Ok, I guess I wasn't thinking about egg allergies when I made my last post. So I got on the web and did a little research on the subject.
I looked at many sites and all of them give many of the same suggestions as some of you do. I would like to point out some of them, and give you the links to a couple for your own fact finding.
Also though, I would like to point out a few things about the alternative ingredients and why the may or may not work.
First off, let me say that the soda thing is something that I have only heard of using in a dutch oven cobbler. I will have to try your method. Sounds interesting!!
About the pureed fruits. These are not good substitutes for the egg for a couple of reasons. First of all they are a non-binding food by nature. Meaning that they will add nothing that will lend to a cake or other baked item holding its shape once removed from the pan. Also, they may or may not bring the proper texture to the batter. A too loose batter will result in a crumbly and dry cake, that falls apart when cut. A too heavy batter will not rise properly and will be difficult to bake thouroughly. Overall, the product will be heavy and not cake like at all.
The only fruits I have found that are a great fat substitute are pureed baby plums, and crushed pineapple. I have recipes that call for oil that I have replaced them with, and they are fantistic! But they do not make good egg replacement.
About the other subsitutes involving baking powder, flour, yeast, and vinegar........
Why use these when they are already included in the mix??? Except for the vinegar of course, and I would only be using that if it was in conjuction with lemon juice.
You have to be careful with baking powder. A cake mix comes already with about 2 teaspoons already in it. Too much baking powder not only leaves a bad aftertaste, but can also have an opposite effect on the cakes ability to rise. If you have ever baked biscuits and put too much in, you know what I mean.
And the yeast, well, that's one that is only used if you are making bread, not cake.NOW, for a solution........in all the sites that I looked at, one substitution recipe stands out and was present in all of them, while most of the others were not. And here it is, and in my opinion it is the most logical and best one of all:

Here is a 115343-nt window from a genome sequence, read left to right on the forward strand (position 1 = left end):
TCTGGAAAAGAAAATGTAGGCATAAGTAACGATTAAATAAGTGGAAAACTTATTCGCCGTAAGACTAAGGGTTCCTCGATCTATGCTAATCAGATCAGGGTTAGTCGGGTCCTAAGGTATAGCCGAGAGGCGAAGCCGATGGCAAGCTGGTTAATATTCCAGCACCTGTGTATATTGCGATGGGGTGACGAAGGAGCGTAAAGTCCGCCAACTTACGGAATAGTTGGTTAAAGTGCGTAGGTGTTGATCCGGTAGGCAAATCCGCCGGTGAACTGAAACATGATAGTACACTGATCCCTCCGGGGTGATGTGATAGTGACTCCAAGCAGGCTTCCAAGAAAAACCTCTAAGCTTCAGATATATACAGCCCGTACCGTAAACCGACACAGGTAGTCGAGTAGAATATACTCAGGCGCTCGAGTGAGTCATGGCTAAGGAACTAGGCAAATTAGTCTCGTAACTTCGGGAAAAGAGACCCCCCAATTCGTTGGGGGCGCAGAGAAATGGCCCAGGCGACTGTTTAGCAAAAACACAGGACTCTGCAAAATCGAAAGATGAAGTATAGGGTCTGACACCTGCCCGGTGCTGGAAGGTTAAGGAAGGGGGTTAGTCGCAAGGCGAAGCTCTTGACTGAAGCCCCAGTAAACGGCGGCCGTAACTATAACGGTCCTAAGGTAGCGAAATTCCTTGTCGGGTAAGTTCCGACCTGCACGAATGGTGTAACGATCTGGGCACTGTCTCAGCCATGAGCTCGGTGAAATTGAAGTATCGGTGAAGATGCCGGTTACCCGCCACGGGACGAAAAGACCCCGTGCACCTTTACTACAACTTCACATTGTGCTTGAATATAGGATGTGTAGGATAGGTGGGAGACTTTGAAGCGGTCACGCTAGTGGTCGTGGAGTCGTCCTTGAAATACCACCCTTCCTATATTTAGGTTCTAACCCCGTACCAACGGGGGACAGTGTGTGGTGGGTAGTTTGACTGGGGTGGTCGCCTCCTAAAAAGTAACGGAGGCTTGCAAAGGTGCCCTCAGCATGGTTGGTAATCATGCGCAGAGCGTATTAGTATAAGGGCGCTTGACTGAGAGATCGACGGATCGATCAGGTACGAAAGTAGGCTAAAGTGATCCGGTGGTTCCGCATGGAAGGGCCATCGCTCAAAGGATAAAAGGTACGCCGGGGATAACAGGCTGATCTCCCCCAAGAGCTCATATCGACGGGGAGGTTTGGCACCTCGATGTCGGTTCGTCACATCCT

1 packet gelatin + tablespoons warm water(don't mix until ready to use)
This one was also listed by (acookieobession) here in this thread.
This one makes the most sense, 1.) because it is a protein, and 2.) because it it a binder. I believe will bring the best and most tasty results.
I will be testing it to find out, and I will let you know in a few days!
In the meantime, here are some of the sites that I looked at, and a cut and paste of some others.
Hope I haven't stepped on anyones toes here, and I truly hope that this information helps you in the best way possible.
. ONE (1) egg equals any one of the following:
. 2 Tbs. flour
½ tsp. oil
½ tsp. baking powder
2 Tbs. liquid
. 2 Tbs. water
1 Tbs. oil
½ tsp. baking powder
. 1 Tbs. flaxseed* (ground in coffee mill)
3 Tbs. warm water
. 1 Tbs. gelatin or fruit pectin
3 Tbs. warm water
Yogurt, mashed banana, applesauce, pumpkin, or other pureed fruit or vegetables are good replacements for eggs in muffins or cakes.
To replace eggs in casseroles, burgers, or loaves try mashed vegetables, tahini, (sesame seed butter) nut butters or rolled oats.
* Flaxseed is a wonderful source of Biomega Three Fatty acids that our bodies need and usually dont get enough of.
1. Homemade Egg Substitute
Eggs are among the most nutritious foods on earth and can be part of a healthy diet. However, they are perishable just like raw meat, poultry, and fish. Today some unbroken, clean, fresh shell eggs may contain Salmonella enteritidis bacteria that can cause food borne illness. While the number of eggs affected is quite small, there have been cases of food borne illness in the last few years. To be safe, eggs must be properly handled, refrigerated, and cooked.
No one should eat foods containing raw eggs. This includes "health food" milk shakes made with raw eggs, Caesar salad, Hollandaise sauce, and any other foods like homemade mayonnaise, ice cream, or eggnog made from recipes in which the egg ingredients are not cooked.
To make a recipe safe that specifies using eggs that aren't cooked, heat the eggs in a liquid from the recipe over low heat, stirring constantly, until the mixture reaches 160 °F. Then combine it with the other ingredients and complete the recipe.
What is a good substitute for eggs?
Ener-G Egg Replacer - follow directions on box.
2 tbsp corn starch = 1 egg
2 tbsp arrowroot flour = 1 egg
2 tbsp potato starch = 1 egg
1 heaping tbsp soy powder + 2 tbsp water = 1 egg
1 tbsp soy milk powder + 1 tbsp cornstarch + 2 tbsp water = 1 egg.
1 banana = 1 egg in cakes.
Homemade egg substitute recipe
Homemade egg substitutes are less expensive and just as satisfactory. They also have few calories. Here's a low cholesterol egg substitute recipe:
1 tablespoon of nonfat dry milk powder
2 egg whites from large eggs
4 drops of yellow food color
Sprinkle powdered milk over egg whites, then beat them with fork until smooth. Add food color, and beat until blended. This makes 1/4 cup, which is equal to 1 large egg. If you use this homemade substitute for scrambled eggs, cook it in vegetable oil or margarine so the eggs won't be too dry.